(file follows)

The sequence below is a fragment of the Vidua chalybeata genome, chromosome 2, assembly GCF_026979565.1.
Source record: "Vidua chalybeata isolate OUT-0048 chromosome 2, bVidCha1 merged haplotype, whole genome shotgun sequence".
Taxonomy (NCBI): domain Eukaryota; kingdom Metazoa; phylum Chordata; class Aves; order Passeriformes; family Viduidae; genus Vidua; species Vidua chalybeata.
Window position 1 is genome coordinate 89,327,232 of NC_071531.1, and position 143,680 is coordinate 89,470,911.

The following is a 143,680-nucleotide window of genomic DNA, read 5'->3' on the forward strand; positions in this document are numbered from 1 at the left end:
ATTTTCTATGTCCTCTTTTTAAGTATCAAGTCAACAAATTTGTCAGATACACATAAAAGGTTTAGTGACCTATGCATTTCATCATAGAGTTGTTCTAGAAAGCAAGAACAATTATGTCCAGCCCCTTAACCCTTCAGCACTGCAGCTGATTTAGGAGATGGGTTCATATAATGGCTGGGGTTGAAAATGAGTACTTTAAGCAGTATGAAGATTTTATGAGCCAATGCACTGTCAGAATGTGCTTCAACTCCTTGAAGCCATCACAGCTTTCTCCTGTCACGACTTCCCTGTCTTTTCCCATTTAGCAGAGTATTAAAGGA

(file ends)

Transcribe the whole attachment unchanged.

The sequence below is a fragment of the Vidua chalybeata genome, chromosome 2, assembly GCF_026979565.1.
Source record: "Vidua chalybeata isolate OUT-0048 chromosome 2, bVidCha1 merged haplotype, whole genome shotgun sequence".
Taxonomy (NCBI): domain Eukaryota; kingdom Metazoa; phylum Chordata; class Aves; order Passeriformes; family Viduidae; genus Vidua; species Vidua chalybeata.
Window position 1 is genome coordinate 89,327,232 of NC_071531.1, and position 143,680 is coordinate 89,470,911.

The following is a 143,680-nucleotide window of genomic DNA, read 5'->3' on the forward strand; positions in this document are numbered from 1 at the left end:
ATTTTCTATGTCCTCTTTTTAAGTATCAAGTCAACAAATTTGTCAGATACACATAAAAGGTTTAGTGACCTATGCATTTCATCATAGAGTTGTTCTAGAAAGCAAGAACAATTATGTCCAGCCCCTTAACCCTTCAGCACTGCAGCTGATTTAGGAGATGGGTTCATATAATGGCTGGGGTTGAAAATGAGTACTTTAAGCAGTATGAAGATTTTATGAGCCAATGCACTGTCAGAATGTGCTTCAACTCCTTGAAGCCATCACAGCTTTCTCCTGTCACGACTTCCCTGTCTTTTCCCATTTAGCAGAGTATTAAAGGA